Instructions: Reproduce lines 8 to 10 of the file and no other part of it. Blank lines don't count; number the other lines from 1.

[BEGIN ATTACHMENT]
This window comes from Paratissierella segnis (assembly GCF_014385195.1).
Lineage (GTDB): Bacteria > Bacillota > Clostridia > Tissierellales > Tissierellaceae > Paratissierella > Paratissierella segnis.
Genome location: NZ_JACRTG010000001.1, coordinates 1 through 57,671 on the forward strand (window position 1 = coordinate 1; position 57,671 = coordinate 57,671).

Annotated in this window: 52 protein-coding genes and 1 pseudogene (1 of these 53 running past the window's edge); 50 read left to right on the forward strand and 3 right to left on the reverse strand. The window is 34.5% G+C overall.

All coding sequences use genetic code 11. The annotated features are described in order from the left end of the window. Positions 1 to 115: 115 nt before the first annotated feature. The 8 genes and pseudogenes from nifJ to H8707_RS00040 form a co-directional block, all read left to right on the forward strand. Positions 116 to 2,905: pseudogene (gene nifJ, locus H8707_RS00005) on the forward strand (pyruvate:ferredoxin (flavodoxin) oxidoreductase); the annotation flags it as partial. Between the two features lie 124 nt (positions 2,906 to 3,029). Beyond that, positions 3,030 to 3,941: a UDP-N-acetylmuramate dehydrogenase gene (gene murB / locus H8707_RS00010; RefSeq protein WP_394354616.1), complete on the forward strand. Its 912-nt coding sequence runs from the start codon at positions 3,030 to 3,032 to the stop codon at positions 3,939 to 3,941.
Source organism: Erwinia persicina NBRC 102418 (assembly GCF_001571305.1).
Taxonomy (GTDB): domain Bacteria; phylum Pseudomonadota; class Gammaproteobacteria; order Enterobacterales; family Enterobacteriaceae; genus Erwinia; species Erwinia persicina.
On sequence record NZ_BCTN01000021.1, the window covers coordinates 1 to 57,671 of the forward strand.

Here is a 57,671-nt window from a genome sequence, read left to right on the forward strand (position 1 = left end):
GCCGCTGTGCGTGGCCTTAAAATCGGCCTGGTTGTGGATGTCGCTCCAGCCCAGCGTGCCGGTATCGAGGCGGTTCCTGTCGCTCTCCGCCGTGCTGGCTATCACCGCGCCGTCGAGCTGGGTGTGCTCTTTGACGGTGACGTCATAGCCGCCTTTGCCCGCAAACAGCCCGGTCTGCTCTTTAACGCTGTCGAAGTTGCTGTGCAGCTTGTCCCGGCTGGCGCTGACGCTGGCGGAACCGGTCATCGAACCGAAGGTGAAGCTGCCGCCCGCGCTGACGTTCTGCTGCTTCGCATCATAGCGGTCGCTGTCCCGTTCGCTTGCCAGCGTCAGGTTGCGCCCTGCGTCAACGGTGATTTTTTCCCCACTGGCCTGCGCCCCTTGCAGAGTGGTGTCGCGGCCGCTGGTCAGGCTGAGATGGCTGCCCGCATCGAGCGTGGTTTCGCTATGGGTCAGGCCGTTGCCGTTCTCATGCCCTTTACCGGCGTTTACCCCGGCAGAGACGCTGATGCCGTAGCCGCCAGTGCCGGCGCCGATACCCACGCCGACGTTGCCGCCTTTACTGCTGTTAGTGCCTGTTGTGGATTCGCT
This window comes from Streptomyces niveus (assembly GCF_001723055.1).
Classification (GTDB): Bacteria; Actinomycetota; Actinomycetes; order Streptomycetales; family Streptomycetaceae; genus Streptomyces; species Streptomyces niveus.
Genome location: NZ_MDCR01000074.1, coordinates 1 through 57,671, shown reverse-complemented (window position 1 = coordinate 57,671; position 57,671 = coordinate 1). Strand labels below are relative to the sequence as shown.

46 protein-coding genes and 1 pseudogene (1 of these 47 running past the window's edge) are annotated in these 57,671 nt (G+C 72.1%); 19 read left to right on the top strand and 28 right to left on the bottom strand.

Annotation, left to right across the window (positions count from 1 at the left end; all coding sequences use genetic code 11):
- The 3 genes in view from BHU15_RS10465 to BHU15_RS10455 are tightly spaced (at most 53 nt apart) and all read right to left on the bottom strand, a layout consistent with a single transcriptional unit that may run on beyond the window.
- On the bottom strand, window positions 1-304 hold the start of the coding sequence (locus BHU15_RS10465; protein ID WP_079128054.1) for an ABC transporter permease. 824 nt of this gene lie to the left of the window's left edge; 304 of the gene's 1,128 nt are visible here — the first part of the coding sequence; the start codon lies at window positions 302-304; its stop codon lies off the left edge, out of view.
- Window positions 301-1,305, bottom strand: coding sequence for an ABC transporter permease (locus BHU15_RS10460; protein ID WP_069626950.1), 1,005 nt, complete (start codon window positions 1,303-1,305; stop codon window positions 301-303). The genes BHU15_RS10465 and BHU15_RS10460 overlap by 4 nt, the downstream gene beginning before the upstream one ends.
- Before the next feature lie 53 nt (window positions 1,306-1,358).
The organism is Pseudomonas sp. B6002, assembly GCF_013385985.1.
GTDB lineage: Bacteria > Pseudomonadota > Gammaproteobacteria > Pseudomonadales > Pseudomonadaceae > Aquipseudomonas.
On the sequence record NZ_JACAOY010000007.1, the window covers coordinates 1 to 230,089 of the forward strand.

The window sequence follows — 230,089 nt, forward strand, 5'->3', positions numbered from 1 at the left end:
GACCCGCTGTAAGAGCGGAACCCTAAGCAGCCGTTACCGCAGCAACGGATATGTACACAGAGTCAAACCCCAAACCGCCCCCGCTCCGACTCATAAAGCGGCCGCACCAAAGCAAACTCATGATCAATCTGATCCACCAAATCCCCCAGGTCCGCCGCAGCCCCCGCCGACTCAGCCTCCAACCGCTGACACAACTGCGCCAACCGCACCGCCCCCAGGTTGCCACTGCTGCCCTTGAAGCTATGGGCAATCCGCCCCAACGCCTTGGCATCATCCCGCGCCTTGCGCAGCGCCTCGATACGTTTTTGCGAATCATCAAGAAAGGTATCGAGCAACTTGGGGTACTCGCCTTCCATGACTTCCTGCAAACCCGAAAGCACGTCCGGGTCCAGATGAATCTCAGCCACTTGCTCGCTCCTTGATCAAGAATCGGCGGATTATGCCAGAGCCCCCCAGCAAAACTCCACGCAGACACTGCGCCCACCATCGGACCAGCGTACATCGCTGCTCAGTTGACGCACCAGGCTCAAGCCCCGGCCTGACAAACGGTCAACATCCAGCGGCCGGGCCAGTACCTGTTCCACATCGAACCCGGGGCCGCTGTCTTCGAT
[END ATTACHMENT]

On sequence record NZ_BCTN01000021.1, the window covers coordinates 1 to 57,671 of the forward strand.

Here is a 57,671-nt window from a genome sequence, read left to right on the forward strand (position 1 = left end):
GCCGCTGTGCGTGGCCTTAAAATCGGCCTGGTTGTGGATGTCGCTCCAGCCCAGCGTGCCGGTATCGAGGCGGTTCCTGTCGCTCTCCGCCGTGCTGGCTATCACCGCGCCGTCGAGCTGGGTGTGCTCTTTGACGGTGACGTCATAGCCGCCTTTGCCCGCAAACAGCCCGGTCTGCTCTTTAACGCTGTCGAAGTTGCTGTGCAGCTTGTCCCGGCTGGCGCTGACGCTGGCGGAACCGGTCATCGAACCGAAGGTGAAGCTGCCGCCCGCGCTGACGTTCTGCTGCTTCGCATCATAGCGGTCGCTGTCCCGTTCGCTTGCCAGCGTCAGGTTGCGCCCTGCGTCAACGGTGATTTTTTCCCCACTGGCCTGCGCCCCTTGCAGAGTGGTGTCGCGGCCGCTGGTCAGGCTGAGATGGCTGCCCGCATCGAGCGTGGTTTCGCTATGGGTCAGGCCGTTGCCGTTCTCATGCCCTTTACCGGCGTTTACCCCGGCAGAGACGCTGATGCCGTAGCCGCCAGTGCCGGCGCCGATACCCACGCCGACGTTGCCGCCTTTACTGCTGTTAGTGCCTGTTGTGGATTCGCT